Sunday 27 April 2008 by Robyn Van Dyk. No comments
News, Battlefield Tours, Gallipoli

ANZAC Cove is the name given to this stretch of the west coast of the Turkish Peninsula where the Australians and New Zealanders made their landing on the 25 April 1915. The landing marked the start of an eight month campaign on the Gallipoli Peninsula. The ANZACs under General Birdwood were to make the northern landing. Once ashore they were to press inland.The Battlefield tour took a boat trip yesterday to the coast where the ANZACs made their famous landing on the morning of Sunday 25 April.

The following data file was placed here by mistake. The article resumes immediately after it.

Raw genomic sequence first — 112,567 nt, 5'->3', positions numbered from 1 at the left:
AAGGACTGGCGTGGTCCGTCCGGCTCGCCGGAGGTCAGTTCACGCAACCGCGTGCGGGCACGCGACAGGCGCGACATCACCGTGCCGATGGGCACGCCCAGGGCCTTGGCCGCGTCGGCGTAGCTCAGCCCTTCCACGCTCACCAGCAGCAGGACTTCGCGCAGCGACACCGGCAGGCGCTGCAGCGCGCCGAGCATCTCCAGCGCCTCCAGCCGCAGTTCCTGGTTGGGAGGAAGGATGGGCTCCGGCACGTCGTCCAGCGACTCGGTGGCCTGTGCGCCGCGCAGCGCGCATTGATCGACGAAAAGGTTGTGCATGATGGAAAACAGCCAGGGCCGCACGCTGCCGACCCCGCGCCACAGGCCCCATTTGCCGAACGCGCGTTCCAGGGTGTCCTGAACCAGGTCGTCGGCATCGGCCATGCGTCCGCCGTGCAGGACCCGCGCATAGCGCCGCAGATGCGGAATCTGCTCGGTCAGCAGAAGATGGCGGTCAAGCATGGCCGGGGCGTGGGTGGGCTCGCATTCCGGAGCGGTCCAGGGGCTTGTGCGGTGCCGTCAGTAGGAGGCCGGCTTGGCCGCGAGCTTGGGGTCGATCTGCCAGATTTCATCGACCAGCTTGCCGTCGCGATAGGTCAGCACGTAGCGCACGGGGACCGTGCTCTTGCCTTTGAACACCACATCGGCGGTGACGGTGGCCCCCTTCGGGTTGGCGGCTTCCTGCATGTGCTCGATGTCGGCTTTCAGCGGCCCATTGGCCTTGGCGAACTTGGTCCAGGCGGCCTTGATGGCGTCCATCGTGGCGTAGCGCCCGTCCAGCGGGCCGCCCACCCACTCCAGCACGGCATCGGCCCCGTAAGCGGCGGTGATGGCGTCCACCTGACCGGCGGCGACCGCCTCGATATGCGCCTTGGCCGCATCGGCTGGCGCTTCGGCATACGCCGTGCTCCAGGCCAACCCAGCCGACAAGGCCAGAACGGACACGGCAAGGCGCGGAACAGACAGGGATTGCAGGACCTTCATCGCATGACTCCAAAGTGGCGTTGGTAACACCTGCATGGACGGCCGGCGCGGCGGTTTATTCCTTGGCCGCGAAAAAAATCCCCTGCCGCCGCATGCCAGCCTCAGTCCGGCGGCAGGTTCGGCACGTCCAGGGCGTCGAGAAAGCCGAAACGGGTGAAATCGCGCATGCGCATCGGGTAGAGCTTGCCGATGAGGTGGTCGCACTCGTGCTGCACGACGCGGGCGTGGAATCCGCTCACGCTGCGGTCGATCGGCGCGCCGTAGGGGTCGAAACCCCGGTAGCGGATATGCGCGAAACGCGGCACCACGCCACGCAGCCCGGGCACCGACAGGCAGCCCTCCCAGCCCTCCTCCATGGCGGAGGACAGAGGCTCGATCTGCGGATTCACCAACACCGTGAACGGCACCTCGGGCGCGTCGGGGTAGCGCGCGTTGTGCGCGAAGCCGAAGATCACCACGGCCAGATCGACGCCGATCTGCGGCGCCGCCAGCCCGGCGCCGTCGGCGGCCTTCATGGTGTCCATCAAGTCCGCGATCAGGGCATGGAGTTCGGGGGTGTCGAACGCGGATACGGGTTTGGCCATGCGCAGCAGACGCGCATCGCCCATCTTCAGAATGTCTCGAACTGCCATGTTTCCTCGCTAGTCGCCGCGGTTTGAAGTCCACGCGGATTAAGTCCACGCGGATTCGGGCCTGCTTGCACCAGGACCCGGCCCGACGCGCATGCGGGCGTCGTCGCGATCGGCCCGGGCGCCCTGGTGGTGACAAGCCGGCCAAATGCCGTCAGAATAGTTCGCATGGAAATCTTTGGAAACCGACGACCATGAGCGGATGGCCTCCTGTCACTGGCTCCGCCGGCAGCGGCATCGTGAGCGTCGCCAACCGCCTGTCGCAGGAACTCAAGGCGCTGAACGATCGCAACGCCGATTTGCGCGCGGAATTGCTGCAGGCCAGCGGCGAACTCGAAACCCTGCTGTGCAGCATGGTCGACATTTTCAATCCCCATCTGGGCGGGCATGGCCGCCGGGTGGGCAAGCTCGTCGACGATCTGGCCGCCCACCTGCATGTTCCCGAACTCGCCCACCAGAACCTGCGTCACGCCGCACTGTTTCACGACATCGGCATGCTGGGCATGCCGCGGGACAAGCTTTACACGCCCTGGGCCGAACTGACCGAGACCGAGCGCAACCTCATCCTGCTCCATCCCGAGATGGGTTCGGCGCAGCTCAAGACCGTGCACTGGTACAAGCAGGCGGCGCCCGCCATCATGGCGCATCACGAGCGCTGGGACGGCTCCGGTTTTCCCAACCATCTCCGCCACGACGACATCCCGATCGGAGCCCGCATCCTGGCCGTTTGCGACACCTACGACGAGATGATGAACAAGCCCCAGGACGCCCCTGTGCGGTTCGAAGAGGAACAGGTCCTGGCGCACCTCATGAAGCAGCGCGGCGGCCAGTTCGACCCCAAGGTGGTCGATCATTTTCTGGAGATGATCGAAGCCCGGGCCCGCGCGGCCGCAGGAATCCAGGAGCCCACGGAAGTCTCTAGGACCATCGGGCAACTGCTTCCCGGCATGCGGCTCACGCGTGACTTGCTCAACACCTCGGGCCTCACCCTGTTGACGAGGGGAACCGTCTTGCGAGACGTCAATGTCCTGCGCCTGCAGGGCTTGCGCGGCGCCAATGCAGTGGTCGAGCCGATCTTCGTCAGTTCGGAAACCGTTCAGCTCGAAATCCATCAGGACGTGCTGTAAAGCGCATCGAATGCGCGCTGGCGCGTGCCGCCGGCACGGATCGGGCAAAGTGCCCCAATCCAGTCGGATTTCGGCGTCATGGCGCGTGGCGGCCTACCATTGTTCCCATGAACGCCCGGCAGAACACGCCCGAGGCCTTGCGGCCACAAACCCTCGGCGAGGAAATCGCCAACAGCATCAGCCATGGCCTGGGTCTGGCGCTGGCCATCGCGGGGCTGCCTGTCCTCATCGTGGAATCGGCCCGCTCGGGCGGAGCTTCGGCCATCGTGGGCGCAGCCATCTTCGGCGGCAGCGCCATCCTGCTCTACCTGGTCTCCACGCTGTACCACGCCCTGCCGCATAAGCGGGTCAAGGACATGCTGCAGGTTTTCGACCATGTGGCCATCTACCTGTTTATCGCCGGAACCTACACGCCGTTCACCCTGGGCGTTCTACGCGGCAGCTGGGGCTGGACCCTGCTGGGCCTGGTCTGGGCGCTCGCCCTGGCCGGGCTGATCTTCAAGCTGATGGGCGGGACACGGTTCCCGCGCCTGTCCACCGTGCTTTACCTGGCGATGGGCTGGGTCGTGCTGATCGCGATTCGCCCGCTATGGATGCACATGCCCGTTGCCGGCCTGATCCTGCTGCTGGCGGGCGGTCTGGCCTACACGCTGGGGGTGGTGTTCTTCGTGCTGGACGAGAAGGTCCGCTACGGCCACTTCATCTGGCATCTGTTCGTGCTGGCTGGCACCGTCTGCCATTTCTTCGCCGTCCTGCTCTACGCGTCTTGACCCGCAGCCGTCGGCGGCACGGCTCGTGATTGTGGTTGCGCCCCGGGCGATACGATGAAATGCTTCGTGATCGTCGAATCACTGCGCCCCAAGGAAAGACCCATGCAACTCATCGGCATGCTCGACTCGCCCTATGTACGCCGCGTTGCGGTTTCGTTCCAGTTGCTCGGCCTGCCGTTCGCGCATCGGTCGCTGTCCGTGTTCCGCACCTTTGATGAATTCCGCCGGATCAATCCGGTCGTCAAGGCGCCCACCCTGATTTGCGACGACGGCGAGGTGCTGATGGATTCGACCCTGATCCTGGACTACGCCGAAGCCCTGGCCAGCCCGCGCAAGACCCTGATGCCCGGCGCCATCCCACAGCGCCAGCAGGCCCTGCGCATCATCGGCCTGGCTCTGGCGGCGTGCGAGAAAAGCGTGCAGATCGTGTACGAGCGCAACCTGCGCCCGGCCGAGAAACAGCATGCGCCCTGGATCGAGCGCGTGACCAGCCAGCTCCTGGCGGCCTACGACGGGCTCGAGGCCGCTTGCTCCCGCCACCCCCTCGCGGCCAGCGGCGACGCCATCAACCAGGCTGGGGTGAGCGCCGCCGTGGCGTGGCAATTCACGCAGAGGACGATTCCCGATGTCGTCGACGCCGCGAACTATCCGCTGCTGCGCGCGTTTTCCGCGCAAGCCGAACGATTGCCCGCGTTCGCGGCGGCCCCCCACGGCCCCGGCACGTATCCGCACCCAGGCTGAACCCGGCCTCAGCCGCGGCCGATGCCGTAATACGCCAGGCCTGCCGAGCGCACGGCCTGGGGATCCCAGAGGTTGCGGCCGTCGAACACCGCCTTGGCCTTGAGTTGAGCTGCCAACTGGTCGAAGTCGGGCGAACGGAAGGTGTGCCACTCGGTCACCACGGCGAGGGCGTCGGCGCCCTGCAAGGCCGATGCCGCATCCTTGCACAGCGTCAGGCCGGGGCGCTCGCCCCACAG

Panorama view of the coastline from the Aegean Sea. From here the Anzacs made their landing. Photograph by Matt Dare.

Four miles of this coast was held by one Turkish Battalion. Only one company covered where the Australians landed. It was part of this company that fired from the top of the ridge and was rushed off it by the climbing Australians.

The battlefield tour soon had an appreciation of how rough and steep the land was in these parts and how difficult it was for the Australians to advance under fire.

Battlefield Tour’s ‘Green group’ with their green caps overlooking the steep cliffs leading down to Anzac Cove. Photograph Garth O’Connell

Ari Burnu and Beach Cemetery are both located on Anzac Cove and were used throughout the ANZAC occupation for burials. John Simpson Kirkpatrick is buried at Beach Cemetery. This peaceful cemetery is set between the sea and the imposing landscape behind.

Beach Cemetery Anzac Cove